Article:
In 2013, Nak, 15, stepped on a mine while he was working as a wood-cutter in the forest. For a teenage boy whose survival depends on his physical skills, the subsequent loss of his leg was a very real tragedy. The prostheses provided by Handicap International and his enrolment on an occupational training course have renewed his faith in the future.

“I want to tell everyone in the world to stop using mines”
© P. Jérôme / Handicap International
Explosive weapons Rehabilitation

“I want to tell everyone in the world to stop using mines”

Seng Ly, 52, lost the use of her legs in 1989 after she was hit by an anti-tank mine. At the time, she was living in a camp for Cambodian refugees in Thailand. More than twenty years on, Handicap International is still at her side. 


Infamous for its tragic history, Cambodia is considered to be one of the countries with the largest number of landmines in the world. It is also one of the poorest. Thanks to a period of relative stability, the country is re-launching its economic development.

Cambodia has been at peace since 1998 but remains marked by the legacy of almost 40 years of war and is still largely dependent on international aid. Nevertheless, the country is changing.

Since 1998 there has been a period of relative political stability and the country has benefited, although to a limited extent, from the region's economic miracle. A veritable, if fragile, development dynamic has seen living conditions improve for an increasing number of inhabitants. The population now has almost permanent access to electricity in large towns and increasingly in rural areas as well. Private and public building work is increasing. The vast majority of children go to school, and maternal and child mortality rates have dropped significantly.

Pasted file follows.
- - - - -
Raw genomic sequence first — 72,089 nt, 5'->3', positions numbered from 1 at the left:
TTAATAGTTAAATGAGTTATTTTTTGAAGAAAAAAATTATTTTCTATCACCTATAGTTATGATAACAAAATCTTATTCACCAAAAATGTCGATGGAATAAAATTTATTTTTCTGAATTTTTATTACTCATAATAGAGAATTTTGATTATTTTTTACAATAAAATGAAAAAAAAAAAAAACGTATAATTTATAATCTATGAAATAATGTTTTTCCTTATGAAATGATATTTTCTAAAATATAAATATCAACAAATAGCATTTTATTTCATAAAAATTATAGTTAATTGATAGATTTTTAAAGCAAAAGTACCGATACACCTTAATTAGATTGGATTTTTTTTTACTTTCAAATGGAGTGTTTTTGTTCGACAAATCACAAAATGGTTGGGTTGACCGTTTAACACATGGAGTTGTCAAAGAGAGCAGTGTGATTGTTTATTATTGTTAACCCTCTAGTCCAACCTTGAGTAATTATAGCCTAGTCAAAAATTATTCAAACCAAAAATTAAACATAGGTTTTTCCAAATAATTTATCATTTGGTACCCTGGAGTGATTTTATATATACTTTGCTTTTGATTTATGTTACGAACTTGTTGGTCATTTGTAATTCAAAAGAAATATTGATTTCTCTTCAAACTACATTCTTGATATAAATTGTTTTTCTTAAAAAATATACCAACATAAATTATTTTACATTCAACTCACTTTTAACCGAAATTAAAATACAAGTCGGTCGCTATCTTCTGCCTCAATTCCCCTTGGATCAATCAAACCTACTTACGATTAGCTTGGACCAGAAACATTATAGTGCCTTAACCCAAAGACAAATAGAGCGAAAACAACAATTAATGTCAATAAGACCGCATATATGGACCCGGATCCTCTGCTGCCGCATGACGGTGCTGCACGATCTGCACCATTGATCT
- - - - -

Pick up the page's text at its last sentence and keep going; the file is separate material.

Nevertheless, there is still much poverty and inequality. There is continued corruption and impunity for the richest members of society and numerous problems remain unresolved. The still-fragile economy generates little public revenue, which explains the continued weaknesses in the health and education systems.

The causes of disability are numerous and include disease, landmine accidents, and very commonly road accidents, as poor road safety is a major problem in Cambodia. People with disabilities, particularly children, constitute one of the most vulnerable groups in Cambodian society. Support for people with disabilities is not seen to be a priority by the Government, so international organisations remain the front line actors in the disability and rehabilitation sectors.

The problem of anti-personnel landmines, laid down in massive numbers over a period of almost 15 years, hinders the development of a country in which 80% of the population live in rural areas. It is estimated that there are several million mines in the country. Cambodia is considered to be one of the most heavily mine-polluted countries in the world, but is also the victim of another curse: cluster munitions. During the Vietnam war (1955-1975), the United States released over 26 million submunitions over the country. These bombardments left up to 5.8 million unexploded devices on the ground.[1] In 2013, Cambodia estimated that at least 1,915 km² of its territory was still polluted by mines and explosive remnants of war.[2] Demining the country will take many more years.

[1] Source: Landmine and Cluster Munition Monitor, August 2014.

[2] Cambodia statement to the Standing Committee on Mine Clearance, Geneva, 11 April 2014.